The California State Athletic Commission is taking action after a historically awful pair of scorecards from veteran mixed martial arts (MMA) judge Doug Crosby.
Last Friday night (Dec. 9, 2022), Crosby scored the Bellator 289 main event between Danny Sabatello and Raufeon Stots. This was likely his most absurd take of the weekend, as he scored the Sabatello vs. Stots Bellator interim title fight 50-45 for Sabatello, whereas the other two judges awarding it to Stots with 48-47 scores. MMA Decisions states that’s the only time in MMA history a judge has awarded 50-45 in favor of the losing athlete, and he’s been placed under review as a result.
The next day, he flew from Connecticut to Nevada to judge UFC 282 and was one of the three judges who awarded Paddy Pimblett a 29-28 win over Jared Gordon. Though he was just one of three problem judges in this case, the decision has been widely criticized.
As a result of this controversy, CSAC executive officer Andy Foster has placed restrictions on just how much traveling judges can do between events. Per the new rules, judges cannot travel further than Nevada if they plan to score fights in California with just a single day between events.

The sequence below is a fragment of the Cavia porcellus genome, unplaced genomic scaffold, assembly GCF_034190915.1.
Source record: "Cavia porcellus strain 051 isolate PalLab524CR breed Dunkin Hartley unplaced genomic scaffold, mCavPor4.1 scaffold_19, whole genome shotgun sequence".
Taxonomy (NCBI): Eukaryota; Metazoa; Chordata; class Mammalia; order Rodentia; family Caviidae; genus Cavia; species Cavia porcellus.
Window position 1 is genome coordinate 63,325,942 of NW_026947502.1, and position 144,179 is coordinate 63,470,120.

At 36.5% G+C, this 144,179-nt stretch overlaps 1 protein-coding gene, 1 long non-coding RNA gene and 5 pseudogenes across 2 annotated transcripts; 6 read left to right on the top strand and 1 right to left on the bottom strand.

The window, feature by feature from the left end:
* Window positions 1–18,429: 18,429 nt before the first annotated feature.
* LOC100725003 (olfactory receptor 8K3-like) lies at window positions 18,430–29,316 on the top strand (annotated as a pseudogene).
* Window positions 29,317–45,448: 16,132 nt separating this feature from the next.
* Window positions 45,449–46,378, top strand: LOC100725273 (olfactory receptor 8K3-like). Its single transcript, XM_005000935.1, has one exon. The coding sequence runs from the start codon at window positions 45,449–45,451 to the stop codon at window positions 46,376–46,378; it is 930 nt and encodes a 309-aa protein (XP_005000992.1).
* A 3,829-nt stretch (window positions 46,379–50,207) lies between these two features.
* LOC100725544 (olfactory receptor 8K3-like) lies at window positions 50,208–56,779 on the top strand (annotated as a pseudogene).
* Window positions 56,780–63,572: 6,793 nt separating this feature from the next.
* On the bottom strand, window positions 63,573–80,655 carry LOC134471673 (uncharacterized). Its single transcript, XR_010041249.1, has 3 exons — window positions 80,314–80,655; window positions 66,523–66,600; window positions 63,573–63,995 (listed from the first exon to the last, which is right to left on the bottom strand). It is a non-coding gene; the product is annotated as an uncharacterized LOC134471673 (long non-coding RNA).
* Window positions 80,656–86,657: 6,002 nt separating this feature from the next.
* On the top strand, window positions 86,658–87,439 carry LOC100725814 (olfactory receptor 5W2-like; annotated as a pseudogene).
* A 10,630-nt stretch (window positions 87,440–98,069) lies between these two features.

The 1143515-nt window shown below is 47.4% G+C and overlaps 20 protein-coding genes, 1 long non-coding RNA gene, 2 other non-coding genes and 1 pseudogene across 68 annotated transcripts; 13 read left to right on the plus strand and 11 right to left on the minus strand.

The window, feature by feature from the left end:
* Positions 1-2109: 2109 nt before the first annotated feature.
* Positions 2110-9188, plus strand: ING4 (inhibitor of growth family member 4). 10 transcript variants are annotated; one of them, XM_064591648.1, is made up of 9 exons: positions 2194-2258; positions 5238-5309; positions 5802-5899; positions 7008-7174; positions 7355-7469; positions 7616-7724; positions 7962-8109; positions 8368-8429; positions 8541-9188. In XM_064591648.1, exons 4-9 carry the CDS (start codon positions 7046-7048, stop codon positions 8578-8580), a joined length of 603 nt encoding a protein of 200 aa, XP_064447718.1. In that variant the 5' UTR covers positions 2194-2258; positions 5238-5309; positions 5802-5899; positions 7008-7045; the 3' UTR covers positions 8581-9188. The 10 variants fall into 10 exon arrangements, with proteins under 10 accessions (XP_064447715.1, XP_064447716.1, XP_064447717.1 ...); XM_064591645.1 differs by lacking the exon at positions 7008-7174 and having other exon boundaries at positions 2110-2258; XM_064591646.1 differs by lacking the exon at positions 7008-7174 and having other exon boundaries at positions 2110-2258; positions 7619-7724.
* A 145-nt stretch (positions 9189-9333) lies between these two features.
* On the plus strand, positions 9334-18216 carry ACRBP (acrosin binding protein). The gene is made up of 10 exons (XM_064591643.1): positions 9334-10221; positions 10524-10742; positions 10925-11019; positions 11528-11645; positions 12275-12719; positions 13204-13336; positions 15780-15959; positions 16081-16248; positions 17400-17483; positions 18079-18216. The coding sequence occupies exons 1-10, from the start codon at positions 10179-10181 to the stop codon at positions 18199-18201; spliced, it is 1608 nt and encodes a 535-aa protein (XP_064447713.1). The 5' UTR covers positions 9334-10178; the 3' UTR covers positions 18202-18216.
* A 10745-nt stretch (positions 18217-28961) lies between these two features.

Here’s the full memorandum from MMA Junkie:
While the Commission understands that, as Officials you may also work in other states. It is imperative that you be at your best for those assignments and keep in mind the travel distance between locations when accepting consecutive assignments. If you work in California on a Friday, the Commission finds it acceptable for you to work as far as Nevada on Saturday or vice versa. If you accept an out of state assignment that is within one day of an assignment in California, you may be removed from the California assignment if you are being required to travel further than the state of Nevada.
It’s good to see at least one commission taking some kind of action (cough, NSAC, cough), but it’s hard to say the travel and overwork was the issue here. After all, Crosby was “fresh” in Connecticut for Bellator 289 when he made his first baffling call. Then, he was merely one of the three judges who screwed up the Pimblett call.
At this point, perhaps it’s best to just accept any progress possible? Inconsistent and unreliable judging has plagued MMA for decades now, and the problem doesn’t seem any closer to being solved.